Sugar Land, Missouri City and other local water districts submitted drought contingency plans to the Texas Commission on Environmental Quality on May 1 knowing something new: that any additional water usage starting May 1 will come with a surcharge.
The TCEQ requires large retail public water suppliers to update, adopt and submit drought contingency plans every five years.
“Water is getting scarce, and so the requirements are getting stricter,” said Shashi Kumar, the Missouri City Public Works director. “If you overuse it, there is the consequences of fines.”
Sugar Land and Missouri City purchase river water, used for anything from drinking to watering lawns, from entities such as the Gulf Coast Water Authority, Missouri City Utilities Manager Dan McGraw said.
Water users are allocated an amount based on the average amount of water used per calendar month for the last three years, McGraw said.
If the TCEQ declares a drought, the city could pay surcharges on the extra water, ranging from $10,000 to $120,000 depending on the drought stage, costs that water providers would pass to consumers, McGraw said.
If the city could not get more water from the GCWA, it would work with the Fort Bend Subsidence District to augment the supply with well water, McGraw said.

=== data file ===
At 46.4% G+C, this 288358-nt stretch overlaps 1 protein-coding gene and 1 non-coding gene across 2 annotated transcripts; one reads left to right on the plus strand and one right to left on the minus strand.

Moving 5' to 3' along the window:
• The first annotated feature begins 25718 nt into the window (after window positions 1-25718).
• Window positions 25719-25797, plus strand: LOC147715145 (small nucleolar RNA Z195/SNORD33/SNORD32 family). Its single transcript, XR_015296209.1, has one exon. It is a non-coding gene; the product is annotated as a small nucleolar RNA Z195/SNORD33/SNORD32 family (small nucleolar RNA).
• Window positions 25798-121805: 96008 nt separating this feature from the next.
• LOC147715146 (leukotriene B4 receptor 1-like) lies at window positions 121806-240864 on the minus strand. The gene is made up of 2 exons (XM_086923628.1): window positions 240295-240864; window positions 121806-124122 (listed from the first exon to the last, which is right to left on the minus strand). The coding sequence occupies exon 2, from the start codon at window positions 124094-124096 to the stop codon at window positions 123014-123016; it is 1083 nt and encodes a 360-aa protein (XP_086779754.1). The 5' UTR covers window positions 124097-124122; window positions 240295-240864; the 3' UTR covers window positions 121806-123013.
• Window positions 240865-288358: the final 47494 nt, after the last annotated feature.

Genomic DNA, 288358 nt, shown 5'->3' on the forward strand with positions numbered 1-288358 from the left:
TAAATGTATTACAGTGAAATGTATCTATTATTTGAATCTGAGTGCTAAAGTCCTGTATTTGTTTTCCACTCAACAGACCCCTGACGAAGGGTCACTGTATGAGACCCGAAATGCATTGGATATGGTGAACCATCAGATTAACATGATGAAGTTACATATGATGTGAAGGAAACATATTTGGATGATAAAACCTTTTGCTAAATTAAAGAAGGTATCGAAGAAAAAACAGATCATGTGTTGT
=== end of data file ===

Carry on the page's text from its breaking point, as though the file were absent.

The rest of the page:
Sugar Land City Council adopted its conservation plan at its April 16 meeting. In 2018, the city supplied an average of 20 million gallons per day of potable water, said Brian Butscher, assistant director of public works for the city of Sugar Land, via email.
To offset any surcharges, Butscher said the city has water rights along Oyster Creek and with the Brazos River Authority that are not subject to the GCWA restrictions, as well as a water supply model that uses different water supplies to minimize the impact of drought restrictions.
“Managing drought demands was a big part of the integrated water resources plan,” Butscher said. “The city followed recent changes to the GCWA drought plan closely and built updates into our water supply model.”
The new stricter regulations resulted from the five-year severe drought across Texas that began in 2010, GCWA General Manager Ivan Langford said.
Most drought contingency plans do not have associated financial penalties; however, the GCWA decided it was the best way to get its customers to practice conservation, he said.
“We are the first to admit ours is stricter than most, but at the same time, to be successful in a real drought, we have to have compliance; it cannot be voluntary,” Langford said. “We are taking it much more seriously. If you don’t comply, financially it is going to hit you hard. If you do, it will cost you nothing.”